Dish’s epic battle with HBO ends

A man in a suit talks on a stage with a giant screen reading "HBO Max" in the background.
Tony Goncalves, chief executive officer of WarnerMedia’s Otter Media, speaks onstage at an investor day in 2019.
(Presley Ann / Getty Images for WarnerMedia)

Satellite TV giant Dish Network and HBO’s parent company, WarnerMedia, have taken off their boxing gloves.

It’s been nearly three years since carriage talks between the two companies broke down, which led to Dish pulling HBO and Cinemax from its lineup of available TV channels. The popular networks also vanished from Dish’s SlingTV service.

The bitter dispute with Dish marked the first — and only — blackout in HBO’s 43-year history, and culminated with the long-running outage of the premium channels for more than 2.5 million Dish customers.


But on Thursday, Englewood, Colo.-based Dish and New York-based WarnerMedia announced that they had settled their differences. Dish said it would immediately begin distributing HBO, Cinemax and WarnerMedia’s streaming service, HBO Max.

More than 2 million Dish Network customers nationwide have lost access to HBO and Cinemax in the latest escalation of hardball negotiations over carriage fees.

“Our number one priority at Dish is and always has been to provide our customers the best entertainment experience,” Brian Neylon, Dish TV group president, said in a statement. “Our customers now have greater choice in the content they can access.”

The companies declined to provide specifics on how they finally reached a breakthrough in one of the longest-running carriage disputes in TV history.

The distribution fee talks broke down on Halloween 2018, just a few months after AT&T acquired WarnerMedia for $85 billion. AT&T also owns Dish’s archrival, El Segundo-based DirecTV, and Dish had been a fierce opponent of AT&T’s purchase of WarnerMedia, which also includes CNN, TBS, TNT, Turner Classic Movies and Warner Bros. film and TV studio.

In addition to a squabble over fees, Dish in 2018 had bristled over AT&T’s practice of offering HBO service for free to customers of its various platforms, including cellphone service. At the same time, AT&T was demanding that longtime distribution partners also pay fee increases to carry HBO.

But now, AT&T plans to spin off WarnerMedia — just three years after the Dallas phone giant bought the media company, racking up a mountain of debt. In May, Discovery reached a deal to merge with WarnerMedia.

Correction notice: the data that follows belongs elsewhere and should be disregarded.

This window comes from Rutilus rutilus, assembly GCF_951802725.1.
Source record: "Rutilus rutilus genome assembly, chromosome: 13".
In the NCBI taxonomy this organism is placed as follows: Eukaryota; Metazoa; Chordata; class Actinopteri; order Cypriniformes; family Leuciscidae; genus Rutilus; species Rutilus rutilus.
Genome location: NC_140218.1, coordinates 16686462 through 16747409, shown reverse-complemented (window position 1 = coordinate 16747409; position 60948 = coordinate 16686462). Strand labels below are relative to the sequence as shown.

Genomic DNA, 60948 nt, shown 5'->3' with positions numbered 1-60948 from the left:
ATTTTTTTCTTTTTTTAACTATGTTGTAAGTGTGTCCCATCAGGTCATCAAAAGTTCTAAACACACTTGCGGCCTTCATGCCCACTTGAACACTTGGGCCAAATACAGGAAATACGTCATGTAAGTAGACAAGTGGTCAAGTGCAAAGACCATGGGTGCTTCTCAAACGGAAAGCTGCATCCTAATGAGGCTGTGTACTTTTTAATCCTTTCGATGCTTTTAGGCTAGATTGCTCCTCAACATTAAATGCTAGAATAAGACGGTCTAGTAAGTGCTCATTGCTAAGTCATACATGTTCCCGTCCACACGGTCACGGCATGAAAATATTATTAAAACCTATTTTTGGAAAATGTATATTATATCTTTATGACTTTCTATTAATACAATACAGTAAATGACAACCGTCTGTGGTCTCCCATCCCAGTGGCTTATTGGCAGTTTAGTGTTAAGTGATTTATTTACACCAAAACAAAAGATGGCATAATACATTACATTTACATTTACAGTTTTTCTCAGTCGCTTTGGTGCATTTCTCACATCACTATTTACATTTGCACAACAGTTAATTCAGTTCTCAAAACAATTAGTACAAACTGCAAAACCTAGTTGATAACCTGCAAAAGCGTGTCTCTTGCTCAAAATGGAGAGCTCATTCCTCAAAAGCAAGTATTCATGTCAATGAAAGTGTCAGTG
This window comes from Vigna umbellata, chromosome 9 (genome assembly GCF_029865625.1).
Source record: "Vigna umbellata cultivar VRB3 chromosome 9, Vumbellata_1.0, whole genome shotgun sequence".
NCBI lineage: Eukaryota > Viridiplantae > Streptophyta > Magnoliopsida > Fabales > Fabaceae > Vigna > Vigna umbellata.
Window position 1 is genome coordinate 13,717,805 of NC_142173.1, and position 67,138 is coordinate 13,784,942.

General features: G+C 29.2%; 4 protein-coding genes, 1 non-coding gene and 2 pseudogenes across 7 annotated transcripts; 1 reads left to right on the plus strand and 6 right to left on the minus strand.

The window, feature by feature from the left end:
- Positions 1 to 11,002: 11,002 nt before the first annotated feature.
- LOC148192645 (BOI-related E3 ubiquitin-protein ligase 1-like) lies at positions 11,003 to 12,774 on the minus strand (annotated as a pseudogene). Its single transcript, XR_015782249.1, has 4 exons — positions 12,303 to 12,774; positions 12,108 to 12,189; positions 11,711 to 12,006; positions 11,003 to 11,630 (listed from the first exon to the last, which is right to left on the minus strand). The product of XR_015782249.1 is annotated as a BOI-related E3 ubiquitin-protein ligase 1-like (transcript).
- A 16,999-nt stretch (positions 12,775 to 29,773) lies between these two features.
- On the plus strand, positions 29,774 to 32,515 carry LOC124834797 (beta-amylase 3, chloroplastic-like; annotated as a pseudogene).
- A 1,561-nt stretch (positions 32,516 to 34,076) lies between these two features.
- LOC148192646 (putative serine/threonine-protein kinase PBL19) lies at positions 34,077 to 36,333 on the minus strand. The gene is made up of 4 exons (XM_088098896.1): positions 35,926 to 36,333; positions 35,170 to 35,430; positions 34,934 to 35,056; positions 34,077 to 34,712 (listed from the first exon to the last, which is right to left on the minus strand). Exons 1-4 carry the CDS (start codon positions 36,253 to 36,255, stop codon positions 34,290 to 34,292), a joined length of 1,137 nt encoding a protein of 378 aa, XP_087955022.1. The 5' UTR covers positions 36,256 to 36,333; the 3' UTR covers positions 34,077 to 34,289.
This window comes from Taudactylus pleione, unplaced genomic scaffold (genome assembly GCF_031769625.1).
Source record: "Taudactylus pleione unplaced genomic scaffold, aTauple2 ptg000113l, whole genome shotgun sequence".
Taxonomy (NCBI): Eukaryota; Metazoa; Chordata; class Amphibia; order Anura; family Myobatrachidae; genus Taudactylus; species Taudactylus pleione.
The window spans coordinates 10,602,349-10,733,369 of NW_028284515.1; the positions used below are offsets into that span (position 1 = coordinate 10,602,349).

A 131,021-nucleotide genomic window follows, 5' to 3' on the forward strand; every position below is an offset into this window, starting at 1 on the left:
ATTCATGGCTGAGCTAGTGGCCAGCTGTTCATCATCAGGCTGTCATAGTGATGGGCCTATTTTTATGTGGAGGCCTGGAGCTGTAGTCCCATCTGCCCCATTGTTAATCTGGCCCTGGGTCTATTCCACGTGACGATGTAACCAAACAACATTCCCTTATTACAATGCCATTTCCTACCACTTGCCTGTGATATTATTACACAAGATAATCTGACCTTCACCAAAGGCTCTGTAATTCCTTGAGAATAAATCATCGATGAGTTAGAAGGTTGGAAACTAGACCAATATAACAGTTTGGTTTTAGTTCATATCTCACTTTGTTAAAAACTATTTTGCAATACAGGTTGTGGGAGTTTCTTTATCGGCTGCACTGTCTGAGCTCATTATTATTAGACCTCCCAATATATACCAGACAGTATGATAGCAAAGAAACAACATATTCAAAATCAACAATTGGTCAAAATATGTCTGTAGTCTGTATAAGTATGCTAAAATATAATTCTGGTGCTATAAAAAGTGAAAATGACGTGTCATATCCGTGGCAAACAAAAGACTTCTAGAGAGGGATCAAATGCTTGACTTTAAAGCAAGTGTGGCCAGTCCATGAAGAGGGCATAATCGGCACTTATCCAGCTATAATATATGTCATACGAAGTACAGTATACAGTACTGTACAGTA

The companies are expected to announce their proposed joint venture as early as Monday, creating a new company that would reshape Hollywood.

And the animosity between Dish and WarnerMedia has receded.

On Thursday, Dish said customers could subscribe to HBO Max for a promotional rate of $12 per month for up to a year. Typically, HBO Max costs $14.99 a month. Dish said its subscribers to the HBO service will receive six live channels, including HBO and HBO Family. Dish customers also can pay $10 a month for sister channel Cinemax.

Dish said it would offer its customers a 10-day free preview for HBO and Cinemax.

For WarnerMedia, the new pact comes at an opportune time.

The company is on the hunt for new subscribers for its streaming service, HBO Max, which launched 14 months ago — in the middle of the Dish impasse.

Facing intense competition from Netflix, Disney+, Paramount+ and NBCUniversal’s Peacock, WarnerMedia said last week that HBO Max had notched 47 million signups. The new distribution deal will enable Dish customers to join the fold.

“When we launched HBO Max, we set out to make it available to customers everywhere ... and today’s launch with Dish is a key addition to our distribution strategy for the platform,” Scott Miller, WarnerMedia executive vice president of business and legal affairs, said in the statement. “We’re excited that Dish customers can now access all that HBO Max — as well as our premium linear networks — have to offer.”